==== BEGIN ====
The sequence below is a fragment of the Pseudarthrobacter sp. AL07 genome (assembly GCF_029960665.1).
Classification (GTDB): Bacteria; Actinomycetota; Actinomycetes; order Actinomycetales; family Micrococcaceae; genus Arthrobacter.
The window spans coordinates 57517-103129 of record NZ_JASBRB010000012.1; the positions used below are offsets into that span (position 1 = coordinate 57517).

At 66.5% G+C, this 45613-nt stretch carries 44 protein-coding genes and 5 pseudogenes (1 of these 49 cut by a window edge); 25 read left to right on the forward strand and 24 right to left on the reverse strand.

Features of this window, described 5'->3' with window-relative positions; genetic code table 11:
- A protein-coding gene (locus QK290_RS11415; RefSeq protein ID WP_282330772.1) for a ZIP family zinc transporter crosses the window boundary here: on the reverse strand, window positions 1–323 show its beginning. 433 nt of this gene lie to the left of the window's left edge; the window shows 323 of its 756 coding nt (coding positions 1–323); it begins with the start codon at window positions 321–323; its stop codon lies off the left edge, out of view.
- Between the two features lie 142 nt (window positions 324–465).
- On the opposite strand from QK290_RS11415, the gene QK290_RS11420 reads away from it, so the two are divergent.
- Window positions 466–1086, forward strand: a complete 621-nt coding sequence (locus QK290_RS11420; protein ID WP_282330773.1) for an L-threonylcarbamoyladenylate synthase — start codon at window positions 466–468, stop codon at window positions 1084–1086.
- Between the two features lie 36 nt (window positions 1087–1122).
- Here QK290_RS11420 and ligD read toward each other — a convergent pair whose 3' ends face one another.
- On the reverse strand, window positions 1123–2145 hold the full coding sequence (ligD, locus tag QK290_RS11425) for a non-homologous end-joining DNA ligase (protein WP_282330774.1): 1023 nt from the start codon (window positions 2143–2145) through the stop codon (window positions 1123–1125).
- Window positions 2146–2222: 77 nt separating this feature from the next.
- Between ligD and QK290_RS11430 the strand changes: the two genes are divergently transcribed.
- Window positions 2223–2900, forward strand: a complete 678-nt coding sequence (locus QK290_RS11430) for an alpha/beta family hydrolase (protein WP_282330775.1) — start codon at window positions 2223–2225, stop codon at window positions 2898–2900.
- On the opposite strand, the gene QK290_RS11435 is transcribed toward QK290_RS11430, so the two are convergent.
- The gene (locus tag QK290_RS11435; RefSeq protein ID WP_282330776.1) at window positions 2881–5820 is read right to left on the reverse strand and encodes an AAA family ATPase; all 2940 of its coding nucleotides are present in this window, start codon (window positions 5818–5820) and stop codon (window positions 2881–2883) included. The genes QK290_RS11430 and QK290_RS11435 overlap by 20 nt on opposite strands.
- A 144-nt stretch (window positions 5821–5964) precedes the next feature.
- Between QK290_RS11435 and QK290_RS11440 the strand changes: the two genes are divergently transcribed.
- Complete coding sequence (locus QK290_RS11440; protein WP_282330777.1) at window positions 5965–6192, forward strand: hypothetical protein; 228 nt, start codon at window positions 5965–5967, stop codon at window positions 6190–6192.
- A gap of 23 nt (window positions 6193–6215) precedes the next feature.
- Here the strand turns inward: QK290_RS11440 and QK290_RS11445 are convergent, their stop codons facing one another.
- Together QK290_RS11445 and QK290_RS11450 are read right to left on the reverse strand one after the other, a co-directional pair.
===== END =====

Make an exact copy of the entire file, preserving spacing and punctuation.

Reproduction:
The sequence below is a fragment of the Pseudarthrobacter sp. AL07 genome (assembly GCF_029960665.1).
Classification (GTDB): Bacteria; Actinomycetota; Actinomycetes; order Actinomycetales; family Micrococcaceae; genus Arthrobacter.
The window spans coordinates 57517-103129 of record NZ_JASBRB010000012.1; the positions used below are offsets into that span (position 1 = coordinate 57517).

At 66.5% G+C, this 45613-nt stretch carries 44 protein-coding genes and 5 pseudogenes (1 of these 49 cut by a window edge); 25 read left to right on the forward strand and 24 right to left on the reverse strand.

Features of this window, described 5'->3' with window-relative positions; genetic code table 11:
- A protein-coding gene (locus QK290_RS11415; RefSeq protein ID WP_282330772.1) for a ZIP family zinc transporter crosses the window boundary here: on the reverse strand, window positions 1–323 show its beginning. 433 nt of this gene lie to the left of the window's left edge; the window shows 323 of its 756 coding nt (coding positions 1–323); it begins with the start codon at window positions 321–323; its stop codon lies off the left edge, out of view.
- Between the two features lie 142 nt (window positions 324–465).
- On the opposite strand from QK290_RS11415, the gene QK290_RS11420 reads away from it, so the two are divergent.
- Window positions 466–1086, forward strand: a complete 621-nt coding sequence (locus QK290_RS11420; protein ID WP_282330773.1) for an L-threonylcarbamoyladenylate synthase — start codon at window positions 466–468, stop codon at window positions 1084–1086.
- Between the two features lie 36 nt (window positions 1087–1122).
- Here QK290_RS11420 and ligD read toward each other — a convergent pair whose 3' ends face one another.
- On the reverse strand, window positions 1123–2145 hold the full coding sequence (ligD, locus tag QK290_RS11425) for a non-homologous end-joining DNA ligase (protein WP_282330774.1): 1023 nt from the start codon (window positions 2143–2145) through the stop codon (window positions 1123–1125).
- Window positions 2146–2222: 77 nt separating this feature from the next.
- Between ligD and QK290_RS11430 the strand changes: the two genes are divergently transcribed.
- Window positions 2223–2900, forward strand: a complete 678-nt coding sequence (locus QK290_RS11430) for an alpha/beta family hydrolase (protein WP_282330775.1) — start codon at window positions 2223–2225, stop codon at window positions 2898–2900.
- On the opposite strand, the gene QK290_RS11435 is transcribed toward QK290_RS11430, so the two are convergent.
- The gene (locus tag QK290_RS11435; RefSeq protein ID WP_282330776.1) at window positions 2881–5820 is read right to left on the reverse strand and encodes an AAA family ATPase; all 2940 of its coding nucleotides are present in this window, start codon (window positions 5818–5820) and stop codon (window positions 2881–2883) included. The genes QK290_RS11430 and QK290_RS11435 overlap by 20 nt on opposite strands.
- A 144-nt stretch (window positions 5821–5964) precedes the next feature.
- Between QK290_RS11435 and QK290_RS11440 the strand changes: the two genes are divergently transcribed.
- Complete coding sequence (locus QK290_RS11440; protein WP_282330777.1) at window positions 5965–6192, forward strand: hypothetical protein; 228 nt, start codon at window positions 5965–5967, stop codon at window positions 6190–6192.
- A gap of 23 nt (window positions 6193–6215) precedes the next feature.
- Here the strand turns inward: QK290_RS11440 and QK290_RS11445 are convergent, their stop codons facing one another.
- Together QK290_RS11445 and QK290_RS11450 are read right to left on the reverse strand one after the other, a co-directional pair.